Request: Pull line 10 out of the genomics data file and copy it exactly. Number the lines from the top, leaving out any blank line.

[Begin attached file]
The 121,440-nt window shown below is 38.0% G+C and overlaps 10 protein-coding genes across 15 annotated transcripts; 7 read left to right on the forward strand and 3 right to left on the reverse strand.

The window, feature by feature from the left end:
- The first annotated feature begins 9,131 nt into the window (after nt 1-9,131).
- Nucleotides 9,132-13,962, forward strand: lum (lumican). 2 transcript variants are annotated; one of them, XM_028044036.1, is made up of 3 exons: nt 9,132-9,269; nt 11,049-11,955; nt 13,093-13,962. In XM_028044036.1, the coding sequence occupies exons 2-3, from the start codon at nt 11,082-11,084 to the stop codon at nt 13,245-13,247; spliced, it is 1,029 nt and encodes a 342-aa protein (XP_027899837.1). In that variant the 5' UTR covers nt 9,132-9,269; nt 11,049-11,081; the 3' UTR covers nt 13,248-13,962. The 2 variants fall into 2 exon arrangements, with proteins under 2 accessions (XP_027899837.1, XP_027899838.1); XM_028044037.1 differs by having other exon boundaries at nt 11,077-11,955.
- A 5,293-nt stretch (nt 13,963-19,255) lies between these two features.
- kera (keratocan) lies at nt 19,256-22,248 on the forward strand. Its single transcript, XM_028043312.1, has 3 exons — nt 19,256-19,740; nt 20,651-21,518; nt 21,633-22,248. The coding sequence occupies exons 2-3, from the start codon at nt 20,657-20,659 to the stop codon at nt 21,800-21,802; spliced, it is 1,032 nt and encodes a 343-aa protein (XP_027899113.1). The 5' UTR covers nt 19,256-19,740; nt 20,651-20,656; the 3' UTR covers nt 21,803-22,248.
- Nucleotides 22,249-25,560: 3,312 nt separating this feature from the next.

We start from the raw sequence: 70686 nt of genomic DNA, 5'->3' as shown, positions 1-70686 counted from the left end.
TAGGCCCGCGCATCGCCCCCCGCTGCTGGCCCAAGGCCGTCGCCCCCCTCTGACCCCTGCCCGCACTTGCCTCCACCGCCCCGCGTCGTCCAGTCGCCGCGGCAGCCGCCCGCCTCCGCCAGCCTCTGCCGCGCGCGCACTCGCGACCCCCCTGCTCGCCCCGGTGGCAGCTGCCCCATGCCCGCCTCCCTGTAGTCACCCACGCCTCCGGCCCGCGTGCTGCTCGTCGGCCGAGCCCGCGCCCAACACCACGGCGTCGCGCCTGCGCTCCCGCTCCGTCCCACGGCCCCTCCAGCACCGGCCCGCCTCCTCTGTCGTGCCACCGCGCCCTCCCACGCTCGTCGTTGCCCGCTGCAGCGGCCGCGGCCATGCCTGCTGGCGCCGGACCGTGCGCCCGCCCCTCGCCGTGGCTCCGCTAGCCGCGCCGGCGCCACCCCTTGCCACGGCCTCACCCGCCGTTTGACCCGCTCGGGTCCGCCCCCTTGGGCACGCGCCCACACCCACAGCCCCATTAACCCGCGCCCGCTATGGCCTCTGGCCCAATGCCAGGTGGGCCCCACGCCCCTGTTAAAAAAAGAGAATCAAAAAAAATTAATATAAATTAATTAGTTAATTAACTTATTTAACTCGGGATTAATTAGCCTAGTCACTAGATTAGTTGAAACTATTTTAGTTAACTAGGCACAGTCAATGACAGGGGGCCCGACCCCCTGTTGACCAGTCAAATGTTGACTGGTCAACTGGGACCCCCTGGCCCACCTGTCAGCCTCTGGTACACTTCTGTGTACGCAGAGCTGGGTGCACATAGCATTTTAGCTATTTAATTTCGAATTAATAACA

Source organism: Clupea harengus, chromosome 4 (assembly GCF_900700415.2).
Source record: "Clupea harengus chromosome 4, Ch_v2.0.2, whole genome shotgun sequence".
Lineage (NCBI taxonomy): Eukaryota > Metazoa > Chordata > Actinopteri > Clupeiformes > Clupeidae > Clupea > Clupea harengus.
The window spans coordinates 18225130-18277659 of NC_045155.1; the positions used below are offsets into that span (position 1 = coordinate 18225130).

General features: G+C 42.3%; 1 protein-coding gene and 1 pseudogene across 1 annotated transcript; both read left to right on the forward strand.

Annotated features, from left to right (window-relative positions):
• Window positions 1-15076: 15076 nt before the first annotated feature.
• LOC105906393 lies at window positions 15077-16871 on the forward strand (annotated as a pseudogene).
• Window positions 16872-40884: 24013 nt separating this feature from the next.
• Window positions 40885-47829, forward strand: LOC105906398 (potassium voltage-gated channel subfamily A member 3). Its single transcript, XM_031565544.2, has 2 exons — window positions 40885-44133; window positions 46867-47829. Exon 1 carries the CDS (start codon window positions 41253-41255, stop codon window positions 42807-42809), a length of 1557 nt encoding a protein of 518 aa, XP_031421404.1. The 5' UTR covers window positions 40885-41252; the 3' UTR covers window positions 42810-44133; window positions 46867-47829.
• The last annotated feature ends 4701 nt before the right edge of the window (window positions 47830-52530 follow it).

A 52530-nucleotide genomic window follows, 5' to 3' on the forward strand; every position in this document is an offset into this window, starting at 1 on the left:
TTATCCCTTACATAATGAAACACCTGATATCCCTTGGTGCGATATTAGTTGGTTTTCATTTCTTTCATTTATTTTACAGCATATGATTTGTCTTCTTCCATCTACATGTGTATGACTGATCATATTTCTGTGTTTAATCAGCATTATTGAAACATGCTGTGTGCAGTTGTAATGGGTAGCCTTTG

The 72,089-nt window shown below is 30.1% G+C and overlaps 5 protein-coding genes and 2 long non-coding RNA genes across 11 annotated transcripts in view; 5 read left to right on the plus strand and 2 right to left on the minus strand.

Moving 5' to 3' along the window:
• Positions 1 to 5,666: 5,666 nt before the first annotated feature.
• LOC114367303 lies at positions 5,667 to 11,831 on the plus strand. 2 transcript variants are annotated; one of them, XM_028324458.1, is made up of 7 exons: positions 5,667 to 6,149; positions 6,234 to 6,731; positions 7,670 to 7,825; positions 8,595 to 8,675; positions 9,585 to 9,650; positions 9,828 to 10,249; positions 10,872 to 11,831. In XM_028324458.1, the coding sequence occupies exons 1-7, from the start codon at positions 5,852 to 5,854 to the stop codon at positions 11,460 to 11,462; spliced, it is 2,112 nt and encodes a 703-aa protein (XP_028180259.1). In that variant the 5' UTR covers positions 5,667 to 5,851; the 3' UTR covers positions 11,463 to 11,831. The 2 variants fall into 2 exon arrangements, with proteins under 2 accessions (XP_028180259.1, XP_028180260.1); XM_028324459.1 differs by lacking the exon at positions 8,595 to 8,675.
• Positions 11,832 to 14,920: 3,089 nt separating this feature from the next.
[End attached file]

Source organism: Clupea harengus, chromosome 4 (assembly GCF_900700415.2).